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Lord of the Flies
The venturesome novel, Lord of the Flies, is an enchanting, audacious account
that depicts the defects of society as the incorrigible nature of individuals when they are
immature and without an overlooking authority. The author of the novel, William
Golding, was born in Britain, which accounts for the English, cultured characters in the
novel. After studying science at Oxford University for two years, he changed his emphasis
as a major to English literature. When World War II broke out in 1939, Golding served in
the Royal Navy for five years. The atrocities he witnessed changed his view about
mankind\'s essential nature. He came to believe that there was a very dark and evil side to
man, which accounts for the savage nature of the children in the novel. He said, "The war
was unlike any other fought in Europe. It taught us not fighting, politics, or the follies of
nationalism, but about the given nature of man." After the war he returned to teaching
and wrote his first novel, Lord of the Flies, which was finally accepted for publication in
1954. In 1983, the novel received the Noble Prize and the statement, "[His] books are
very entertaining and exciting. . . . They have aroused an unusually great interest in
professional literary critics (who find) deep strata of ambiguity and complication in
Golding\'s work. . . ." (Noble Prize committee) Some conceived the novel as bombastic
and didactic. Kenneth Rexroth stated in the Atlantic, "Golding\'s novels are rigged.. . . The
boys never come alive as real boys. . . ." Other critics see him as the greatest English
writer of our time. In the Critical Quarterly in 1960, C.B. Cox deemed Lord of the Flies
as "probably the most important novel to be published. . . in the 1950\'s."
The setting of the novel takes place on an island in the Pacific Ocean. The author
never actually locates the island in the real world or states the exact time period. The
author does state that the plane carrying the children had been shot down in a nuclear war,
so the time period must be after the making and the use of nuclear weapons. Even
though the location of the island is not definite, the author vividly describes the setting.
Golding tells us that the island is tropical and shaped like a boat. At the low end are the
jungle and the orchards, which rise up to the treeless and rocky mountain ridge. The
beach, called the scar, is near the warm water lagoon. On the scar, where the boys hold
their meetings, is a "natural platform of fallen trees." Far away is the fruit orchards which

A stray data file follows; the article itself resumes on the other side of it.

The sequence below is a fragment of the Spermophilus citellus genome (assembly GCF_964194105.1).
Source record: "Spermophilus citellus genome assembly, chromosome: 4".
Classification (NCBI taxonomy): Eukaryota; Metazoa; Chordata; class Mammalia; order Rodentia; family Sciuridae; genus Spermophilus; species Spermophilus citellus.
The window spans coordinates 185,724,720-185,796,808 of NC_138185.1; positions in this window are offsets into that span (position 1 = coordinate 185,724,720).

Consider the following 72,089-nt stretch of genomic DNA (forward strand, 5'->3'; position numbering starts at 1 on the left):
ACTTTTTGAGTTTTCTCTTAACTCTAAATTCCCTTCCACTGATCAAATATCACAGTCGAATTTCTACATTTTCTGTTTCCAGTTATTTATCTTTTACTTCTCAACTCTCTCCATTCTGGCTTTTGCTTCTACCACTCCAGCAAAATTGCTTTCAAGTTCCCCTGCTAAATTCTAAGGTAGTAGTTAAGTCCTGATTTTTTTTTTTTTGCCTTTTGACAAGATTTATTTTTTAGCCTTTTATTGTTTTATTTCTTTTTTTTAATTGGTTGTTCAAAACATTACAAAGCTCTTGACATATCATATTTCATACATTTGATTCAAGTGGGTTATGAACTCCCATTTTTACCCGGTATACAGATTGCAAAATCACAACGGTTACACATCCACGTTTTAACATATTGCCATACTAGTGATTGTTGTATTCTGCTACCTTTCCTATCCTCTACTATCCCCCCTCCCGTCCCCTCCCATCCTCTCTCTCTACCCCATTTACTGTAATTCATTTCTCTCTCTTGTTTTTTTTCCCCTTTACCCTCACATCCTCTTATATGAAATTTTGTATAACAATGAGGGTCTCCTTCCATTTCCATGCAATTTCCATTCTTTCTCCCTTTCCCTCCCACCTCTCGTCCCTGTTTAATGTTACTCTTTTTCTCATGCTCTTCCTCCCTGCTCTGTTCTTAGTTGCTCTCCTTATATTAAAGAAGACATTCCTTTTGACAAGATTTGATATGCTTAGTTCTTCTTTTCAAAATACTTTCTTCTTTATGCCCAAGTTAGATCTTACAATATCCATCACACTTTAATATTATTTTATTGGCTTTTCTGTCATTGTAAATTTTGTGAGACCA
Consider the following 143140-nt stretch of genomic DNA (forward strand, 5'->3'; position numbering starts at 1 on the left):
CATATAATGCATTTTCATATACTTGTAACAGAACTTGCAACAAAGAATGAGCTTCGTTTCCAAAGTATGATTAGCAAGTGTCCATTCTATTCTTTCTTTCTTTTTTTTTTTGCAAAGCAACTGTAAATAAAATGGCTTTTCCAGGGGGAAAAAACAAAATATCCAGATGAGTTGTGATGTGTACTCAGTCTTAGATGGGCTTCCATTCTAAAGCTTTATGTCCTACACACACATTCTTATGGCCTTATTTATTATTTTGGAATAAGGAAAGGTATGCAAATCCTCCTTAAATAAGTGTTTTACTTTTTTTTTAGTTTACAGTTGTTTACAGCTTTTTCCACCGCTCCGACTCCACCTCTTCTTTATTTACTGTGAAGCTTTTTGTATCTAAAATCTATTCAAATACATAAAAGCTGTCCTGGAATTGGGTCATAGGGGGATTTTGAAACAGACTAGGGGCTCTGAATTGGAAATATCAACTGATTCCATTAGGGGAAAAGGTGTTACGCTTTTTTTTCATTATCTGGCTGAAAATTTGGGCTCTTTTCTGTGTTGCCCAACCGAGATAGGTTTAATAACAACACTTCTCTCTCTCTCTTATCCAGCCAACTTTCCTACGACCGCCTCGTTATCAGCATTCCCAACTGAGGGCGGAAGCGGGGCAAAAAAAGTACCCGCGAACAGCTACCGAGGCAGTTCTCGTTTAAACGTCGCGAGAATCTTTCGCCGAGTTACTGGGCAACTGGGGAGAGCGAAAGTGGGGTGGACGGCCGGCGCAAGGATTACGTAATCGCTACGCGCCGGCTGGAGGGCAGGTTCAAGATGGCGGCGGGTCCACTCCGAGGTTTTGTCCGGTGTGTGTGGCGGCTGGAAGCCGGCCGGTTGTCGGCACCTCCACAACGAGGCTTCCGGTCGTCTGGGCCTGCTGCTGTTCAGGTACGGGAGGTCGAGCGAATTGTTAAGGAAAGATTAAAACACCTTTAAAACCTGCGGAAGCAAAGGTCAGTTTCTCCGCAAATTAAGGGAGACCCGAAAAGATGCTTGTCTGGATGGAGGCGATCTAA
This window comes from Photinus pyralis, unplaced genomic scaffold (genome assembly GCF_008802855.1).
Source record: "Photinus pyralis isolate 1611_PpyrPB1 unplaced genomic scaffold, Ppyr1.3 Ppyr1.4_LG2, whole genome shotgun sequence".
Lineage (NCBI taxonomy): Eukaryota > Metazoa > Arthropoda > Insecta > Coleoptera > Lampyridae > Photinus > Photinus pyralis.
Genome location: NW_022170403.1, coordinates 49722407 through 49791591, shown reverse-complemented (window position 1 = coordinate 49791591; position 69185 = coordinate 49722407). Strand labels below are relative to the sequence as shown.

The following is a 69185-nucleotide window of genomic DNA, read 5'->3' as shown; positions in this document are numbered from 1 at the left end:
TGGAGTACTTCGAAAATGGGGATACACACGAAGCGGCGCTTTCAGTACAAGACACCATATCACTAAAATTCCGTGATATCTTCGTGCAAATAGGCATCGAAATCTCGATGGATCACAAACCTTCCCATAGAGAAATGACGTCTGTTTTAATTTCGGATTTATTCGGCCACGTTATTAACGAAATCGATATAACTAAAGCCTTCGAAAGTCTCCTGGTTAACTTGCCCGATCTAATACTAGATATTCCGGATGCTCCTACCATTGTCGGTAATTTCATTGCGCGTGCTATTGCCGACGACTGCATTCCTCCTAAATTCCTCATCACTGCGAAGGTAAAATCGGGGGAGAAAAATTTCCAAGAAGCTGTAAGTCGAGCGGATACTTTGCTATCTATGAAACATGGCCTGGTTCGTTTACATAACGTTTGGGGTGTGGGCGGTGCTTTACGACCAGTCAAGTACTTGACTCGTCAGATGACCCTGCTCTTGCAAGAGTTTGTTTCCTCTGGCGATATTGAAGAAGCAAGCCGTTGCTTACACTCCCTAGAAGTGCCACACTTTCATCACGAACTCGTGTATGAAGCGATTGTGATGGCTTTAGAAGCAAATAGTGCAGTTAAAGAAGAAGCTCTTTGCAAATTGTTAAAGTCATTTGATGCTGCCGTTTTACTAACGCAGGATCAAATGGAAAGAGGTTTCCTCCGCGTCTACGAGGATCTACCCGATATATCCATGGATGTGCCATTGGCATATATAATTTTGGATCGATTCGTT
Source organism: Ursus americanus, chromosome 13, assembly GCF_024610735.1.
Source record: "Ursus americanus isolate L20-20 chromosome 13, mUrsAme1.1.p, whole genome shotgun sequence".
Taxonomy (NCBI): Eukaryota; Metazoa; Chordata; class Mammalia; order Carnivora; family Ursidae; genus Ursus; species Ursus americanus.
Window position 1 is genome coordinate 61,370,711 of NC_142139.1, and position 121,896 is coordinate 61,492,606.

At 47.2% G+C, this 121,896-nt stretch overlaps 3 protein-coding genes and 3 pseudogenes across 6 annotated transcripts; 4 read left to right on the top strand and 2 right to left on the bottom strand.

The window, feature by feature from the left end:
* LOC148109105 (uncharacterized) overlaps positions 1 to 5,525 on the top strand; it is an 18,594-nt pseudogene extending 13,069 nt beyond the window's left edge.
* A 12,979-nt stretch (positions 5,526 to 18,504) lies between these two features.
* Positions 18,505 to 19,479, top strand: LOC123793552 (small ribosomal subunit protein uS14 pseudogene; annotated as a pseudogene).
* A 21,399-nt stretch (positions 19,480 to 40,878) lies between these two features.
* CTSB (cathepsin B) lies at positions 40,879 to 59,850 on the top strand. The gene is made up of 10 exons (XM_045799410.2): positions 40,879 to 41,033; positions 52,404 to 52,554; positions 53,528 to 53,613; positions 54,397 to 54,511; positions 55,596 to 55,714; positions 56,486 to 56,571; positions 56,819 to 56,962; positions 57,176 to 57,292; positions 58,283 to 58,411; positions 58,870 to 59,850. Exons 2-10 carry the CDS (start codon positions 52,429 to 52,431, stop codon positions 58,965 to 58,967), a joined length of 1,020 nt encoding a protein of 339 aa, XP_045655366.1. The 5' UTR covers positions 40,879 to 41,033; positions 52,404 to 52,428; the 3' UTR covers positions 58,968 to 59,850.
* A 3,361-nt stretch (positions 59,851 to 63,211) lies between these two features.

supply the boys with food. Inland from the lagoon is the jungle with pig trails and hanging
vines. The island has a mountain that Ralph, Simon, and Jack climb, and from which they
are able to see the terrain. Finally, there is the castle at the other end of the island, which
rises a hundred feet above the sea and becomes Jack\'s headquarters. Golding gives us a
very strong sense of place, and the setting shapes the story\'s direction. At the outset the
boys view the island as a paradise because it is lush and abundant with food. As the fear of
the beast grows, however, it becomes a hell in which fire and fear prevail. Even though
Golding does not clearly state the setting, a mental picture of the island is depicted
throughout the novel.
The plot of the story begins when a group of British students\' plane is shot down,
and they crash on a tropical island. Ralph and Piggy are the first characters introduced,
and they find a white conch shell. Ralph blows on the conch, and the other boys appear.
Among them are Jack, Sam, Eric, Simon, and many other boys who are never given
names. The group elects Ralph as their leader. When the conch calls again, they talk
about a small boy\'s fear of a snakelike beast in the woods. Is there really such a beast? The
boys can not agree. Ralph convinces everyone that they need a fire for a signal in case a
ship passes the island, but the boys find it hard work keeping the fire going. Jack decides
he no longer wants to be part of Ralph\'s group because he would rather hunt than worry
about keeping the fire burning. He leaves with everyone except Ralph, Piggy, Sam,
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Lord of the Flies, William Golding
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